nterstate highway access — check. Commercial airport site — check. Quick proximity to 50 percent of Florida’s population — check. Abundant and growing workforce — check. Foreign Trade Zone — check. The list continues, but these are among the location attributes to be found at Skyplex, an economic development site at Southwest Florida International Airport (RSW), serving the Fort Myers and Naples metro and the surrounding area of Lee, Collier, Charlotte, Hendry and Glades counties.
Skyplex spans 1,100 acres, 260 of which are zoned for aviation-related businesses on sites fronting the airport (75 acres are runway-adjacent) and its 12,000-foot runway (a second is planned). The other 860 acres are ready for non-aviation development, particularly office parks and commercial centers. RSW, operated by the Lee County Port Authority, is the region’s busiest airport and one of the 50 busiest in the US, contributing nearly $4 billion in economic impact to the area. Seventeen air carriers, including three based outside the US, provide nonstop passenger service to more than 40 destinations in North America and Germany.
Aerospace enterprises — maintenance, repair and overhaul providers, aircraft support service providers and companies that would benefit from RSW’s Class A federal inspection facilities, including customs, immigration and agricultural services — are logical facility locators on Skyplex’s airport frontage acres. But the whole site has advantages unique to the region, particularly its location within a Foreign Trade Zone. Interstate 75, at RSW’s doorstep, connects Miami and south Florida to key metros running north through Atlanta and Cincinnati to Detroit and the Great Lakes.
“Skyplex has much of the necessary infrastructure already in place and offers more than 1,100 contiguous acres of land with unlimited growth potential,” says Robert M. Ball, A.A.E., executive director of the Lee County Port Authority. “It also has convenient access to intermodal transportation and is proximate to commercial, retail, residential, entertainment venues and several higher education institutions.”
The area boasts 10 colleges and universities, including Florida Gulf Coast University, Hodges University and Edison State College and two high-tech training centers. In fact, Florida Gulf Coast University and Southwest Florida International Airport were two key criteria behind Hertz Corp.’s decision to relocate its headquarters from Park Ridge, N.J., to the Cape Coral-Fort Myers area in early 2013 following its acquisition of Tulsa-based Dollar Thrifty Automotive Group.
Richard Broome, Hertz’s executive vice president of corporate affairs and communications, told Site Selection’s Ron Starner in a Site Selection Online exclusive that Hertz’s main location criteria were: a site “acceptable to the company and the respective employees based in both New Jersey and Oklahoma”; ability to travel in and out of the area; access to quality employees; and a lifestyle acceptable to company leadership and employees.
Florida met those requirements, so it was now up to communities in the Sunshine State to make their case to Hertz and its site consultant.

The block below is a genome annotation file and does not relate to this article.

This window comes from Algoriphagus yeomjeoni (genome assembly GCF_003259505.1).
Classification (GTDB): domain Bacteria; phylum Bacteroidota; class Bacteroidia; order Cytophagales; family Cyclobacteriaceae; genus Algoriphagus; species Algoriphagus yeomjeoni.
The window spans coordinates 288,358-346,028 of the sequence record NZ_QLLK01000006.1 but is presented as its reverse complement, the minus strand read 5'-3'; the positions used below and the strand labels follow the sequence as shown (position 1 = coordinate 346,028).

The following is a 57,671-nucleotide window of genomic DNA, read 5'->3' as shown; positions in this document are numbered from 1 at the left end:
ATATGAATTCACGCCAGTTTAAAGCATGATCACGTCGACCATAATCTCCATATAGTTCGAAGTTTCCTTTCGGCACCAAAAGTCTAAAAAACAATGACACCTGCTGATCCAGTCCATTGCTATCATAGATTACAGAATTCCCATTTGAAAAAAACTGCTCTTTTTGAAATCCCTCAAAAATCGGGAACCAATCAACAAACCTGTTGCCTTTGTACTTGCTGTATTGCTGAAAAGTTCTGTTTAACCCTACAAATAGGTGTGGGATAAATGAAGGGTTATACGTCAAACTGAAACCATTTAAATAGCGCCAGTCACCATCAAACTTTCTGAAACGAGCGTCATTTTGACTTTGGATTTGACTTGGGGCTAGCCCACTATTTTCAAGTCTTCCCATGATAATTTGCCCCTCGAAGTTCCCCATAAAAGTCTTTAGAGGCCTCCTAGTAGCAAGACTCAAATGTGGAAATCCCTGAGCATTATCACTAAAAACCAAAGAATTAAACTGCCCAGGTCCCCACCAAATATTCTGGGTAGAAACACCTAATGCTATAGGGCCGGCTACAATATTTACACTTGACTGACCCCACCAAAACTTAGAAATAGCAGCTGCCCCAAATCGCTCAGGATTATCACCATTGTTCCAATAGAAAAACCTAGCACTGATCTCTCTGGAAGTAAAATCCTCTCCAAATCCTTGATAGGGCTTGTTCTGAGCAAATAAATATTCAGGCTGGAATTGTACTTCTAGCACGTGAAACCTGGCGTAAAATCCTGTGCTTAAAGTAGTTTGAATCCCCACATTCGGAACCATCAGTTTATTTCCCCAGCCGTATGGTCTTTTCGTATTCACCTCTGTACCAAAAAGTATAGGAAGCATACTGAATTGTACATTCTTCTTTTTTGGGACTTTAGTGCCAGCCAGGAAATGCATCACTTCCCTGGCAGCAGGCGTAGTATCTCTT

“Once we were in Florida, Lee County emerged as the area that was the most interested and welcoming and aggressive toward Hertz,” Broome told Site Selection. The universities and Southwest Florida International Airport were the icing on the cake, resulting in Hertz’s 700-employee relocation to a 300,000-sq.-ft. site in Estero.
Ground broke on the site November 26th.
“Florida is a global tourism epicenter, with more than 89 million visitors last year alone and almost 1 million Floridians employed in the industry,” said Hertz Chairman and Chief Executive Officer Mark P. Frissora that day. “As the world’s largest car rental company, we believe Southwest Florida is the perfect location for our worldwide headquarters. We are gratified, as we commemorate the groundbreaking today, by the ongoing support and warm welcome from public officials at all levels and citizens throughout the region. We are already calling Southwest Florida our home, and we will quickly become an important part of the community.”
Meanwhile, Skyplex is ready to welcome tenants with the same support and warm welcome on the local level that Southwest Florida can offer regionally. Major infrastructure is in place, including utilities, employee parking and a multi-lane access road. Telecommunications options are continuously expanding, according to Lee County Port Authority, and zoning already in place will support a variety of investment types.
“Although there are alternative inventory options in Southwest Florida, very little, if any, exists within a Foreign Trade Zone with an aviation component,” notes the Airport Authority’s Robert Ball. “Skyplex is an airport property and offers access into the airport and the site via multiple roadways.”
Speaking of roadways, Red Sox fans moving into the area will appreciate a recently widened Daniels Parkway, granting easier access from Skyplex to the newly built JetBlue Park, where the Bosox conduct spring training. And the Minneapolis Twins play at nearby Hammond Stadium.
These teams and their fans enjoy Southwest Florida’s warmth and hospitality for a few weeks in the late winter and early spring. Skyplex investors will experience it year round.